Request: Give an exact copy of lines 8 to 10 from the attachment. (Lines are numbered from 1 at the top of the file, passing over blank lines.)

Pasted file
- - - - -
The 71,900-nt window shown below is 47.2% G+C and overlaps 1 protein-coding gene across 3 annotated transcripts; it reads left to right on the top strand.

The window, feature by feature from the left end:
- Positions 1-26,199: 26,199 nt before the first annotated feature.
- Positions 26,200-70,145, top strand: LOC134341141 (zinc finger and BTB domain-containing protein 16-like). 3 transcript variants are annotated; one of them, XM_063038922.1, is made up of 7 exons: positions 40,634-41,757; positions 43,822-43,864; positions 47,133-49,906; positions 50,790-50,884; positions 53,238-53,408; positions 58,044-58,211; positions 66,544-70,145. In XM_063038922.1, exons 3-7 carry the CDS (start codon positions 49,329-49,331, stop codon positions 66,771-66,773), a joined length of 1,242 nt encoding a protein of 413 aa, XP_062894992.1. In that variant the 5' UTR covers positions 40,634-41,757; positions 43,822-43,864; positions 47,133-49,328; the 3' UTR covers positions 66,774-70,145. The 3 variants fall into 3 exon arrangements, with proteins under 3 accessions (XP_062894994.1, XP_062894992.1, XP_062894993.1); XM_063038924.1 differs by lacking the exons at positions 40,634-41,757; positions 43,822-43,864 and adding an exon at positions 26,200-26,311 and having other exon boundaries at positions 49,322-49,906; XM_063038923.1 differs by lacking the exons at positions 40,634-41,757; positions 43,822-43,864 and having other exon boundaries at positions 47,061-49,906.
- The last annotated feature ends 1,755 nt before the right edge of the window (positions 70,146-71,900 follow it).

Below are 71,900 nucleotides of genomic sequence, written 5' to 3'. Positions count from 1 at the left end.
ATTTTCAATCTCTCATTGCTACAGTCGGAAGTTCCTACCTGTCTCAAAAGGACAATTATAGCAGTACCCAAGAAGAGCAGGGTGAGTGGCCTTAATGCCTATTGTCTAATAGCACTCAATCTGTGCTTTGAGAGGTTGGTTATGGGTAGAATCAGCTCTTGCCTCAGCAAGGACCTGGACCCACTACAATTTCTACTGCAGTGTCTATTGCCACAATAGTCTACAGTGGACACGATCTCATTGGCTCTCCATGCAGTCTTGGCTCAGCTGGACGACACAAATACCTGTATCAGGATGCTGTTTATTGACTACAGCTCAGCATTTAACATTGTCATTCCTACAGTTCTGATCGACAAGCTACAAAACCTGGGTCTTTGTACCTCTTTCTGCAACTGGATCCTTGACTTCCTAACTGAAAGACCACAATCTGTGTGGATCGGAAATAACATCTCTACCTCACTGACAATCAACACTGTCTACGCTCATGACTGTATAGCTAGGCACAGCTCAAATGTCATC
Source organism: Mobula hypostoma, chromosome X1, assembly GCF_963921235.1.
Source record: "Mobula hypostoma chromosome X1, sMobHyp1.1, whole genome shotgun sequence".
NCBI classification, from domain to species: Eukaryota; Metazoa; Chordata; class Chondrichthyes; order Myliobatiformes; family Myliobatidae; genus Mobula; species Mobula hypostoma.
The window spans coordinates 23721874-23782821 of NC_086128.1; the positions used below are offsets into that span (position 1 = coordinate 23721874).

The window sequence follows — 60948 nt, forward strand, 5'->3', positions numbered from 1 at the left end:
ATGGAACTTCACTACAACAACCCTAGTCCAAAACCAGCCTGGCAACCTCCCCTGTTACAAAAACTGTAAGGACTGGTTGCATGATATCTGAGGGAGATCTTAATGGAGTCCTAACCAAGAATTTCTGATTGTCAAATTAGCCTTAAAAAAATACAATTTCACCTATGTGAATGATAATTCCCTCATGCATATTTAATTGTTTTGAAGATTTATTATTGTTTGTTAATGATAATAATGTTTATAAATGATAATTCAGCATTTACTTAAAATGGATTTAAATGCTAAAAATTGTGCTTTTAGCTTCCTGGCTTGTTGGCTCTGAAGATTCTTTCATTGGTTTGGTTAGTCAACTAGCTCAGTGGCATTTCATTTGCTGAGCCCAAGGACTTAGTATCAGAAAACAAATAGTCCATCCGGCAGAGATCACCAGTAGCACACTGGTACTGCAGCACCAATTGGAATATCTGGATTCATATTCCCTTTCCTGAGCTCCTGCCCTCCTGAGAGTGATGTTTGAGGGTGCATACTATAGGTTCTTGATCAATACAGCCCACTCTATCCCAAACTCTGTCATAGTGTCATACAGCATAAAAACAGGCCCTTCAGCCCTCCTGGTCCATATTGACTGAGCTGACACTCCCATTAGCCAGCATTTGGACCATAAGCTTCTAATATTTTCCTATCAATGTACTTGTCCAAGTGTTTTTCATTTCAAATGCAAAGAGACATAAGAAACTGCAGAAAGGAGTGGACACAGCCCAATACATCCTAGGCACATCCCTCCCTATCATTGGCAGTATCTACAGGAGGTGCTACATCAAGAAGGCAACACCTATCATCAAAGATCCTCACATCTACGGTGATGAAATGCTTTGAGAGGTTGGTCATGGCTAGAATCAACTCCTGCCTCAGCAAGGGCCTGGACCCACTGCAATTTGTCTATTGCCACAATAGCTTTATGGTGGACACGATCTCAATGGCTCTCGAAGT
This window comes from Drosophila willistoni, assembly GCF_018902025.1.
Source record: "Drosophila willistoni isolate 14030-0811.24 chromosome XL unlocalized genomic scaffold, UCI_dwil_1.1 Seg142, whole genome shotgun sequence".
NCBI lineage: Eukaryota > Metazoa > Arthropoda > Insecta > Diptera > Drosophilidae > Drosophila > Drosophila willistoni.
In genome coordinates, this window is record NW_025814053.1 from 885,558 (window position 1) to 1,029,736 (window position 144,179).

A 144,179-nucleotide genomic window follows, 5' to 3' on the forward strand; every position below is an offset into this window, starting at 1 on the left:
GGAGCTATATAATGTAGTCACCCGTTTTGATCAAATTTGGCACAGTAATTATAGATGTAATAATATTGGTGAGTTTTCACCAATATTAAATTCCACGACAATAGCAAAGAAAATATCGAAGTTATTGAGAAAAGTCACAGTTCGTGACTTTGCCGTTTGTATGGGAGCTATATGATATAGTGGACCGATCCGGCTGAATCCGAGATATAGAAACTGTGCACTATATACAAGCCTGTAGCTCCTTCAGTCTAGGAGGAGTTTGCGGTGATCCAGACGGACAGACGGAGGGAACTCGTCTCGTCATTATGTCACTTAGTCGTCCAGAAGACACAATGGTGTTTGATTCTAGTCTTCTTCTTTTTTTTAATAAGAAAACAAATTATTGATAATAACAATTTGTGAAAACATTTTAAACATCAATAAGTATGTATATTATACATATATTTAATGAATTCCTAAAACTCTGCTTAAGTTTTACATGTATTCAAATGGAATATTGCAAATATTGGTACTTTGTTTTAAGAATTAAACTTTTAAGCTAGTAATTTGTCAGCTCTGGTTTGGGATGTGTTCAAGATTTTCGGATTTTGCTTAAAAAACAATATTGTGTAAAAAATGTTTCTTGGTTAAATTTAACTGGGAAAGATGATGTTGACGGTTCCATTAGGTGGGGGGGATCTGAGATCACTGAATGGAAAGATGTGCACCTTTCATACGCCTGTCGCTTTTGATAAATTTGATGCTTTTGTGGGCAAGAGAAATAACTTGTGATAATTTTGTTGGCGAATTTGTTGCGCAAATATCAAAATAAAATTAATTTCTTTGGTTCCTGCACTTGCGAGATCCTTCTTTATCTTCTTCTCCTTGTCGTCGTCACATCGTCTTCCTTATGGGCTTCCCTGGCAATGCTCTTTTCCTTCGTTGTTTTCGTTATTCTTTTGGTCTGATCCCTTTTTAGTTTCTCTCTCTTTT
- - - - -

Source organism: Mobula hypostoma, chromosome X1, assembly GCF_963921235.1.
Source record: "Mobula hypostoma chromosome X1, sMobHyp1.1, whole genome shotgun sequence".
NCBI classification, from domain to species: Eukaryota; Metazoa; Chordata; class Chondrichthyes; order Myliobatiformes; family Myliobatidae; genus Mobula; species Mobula hypostoma.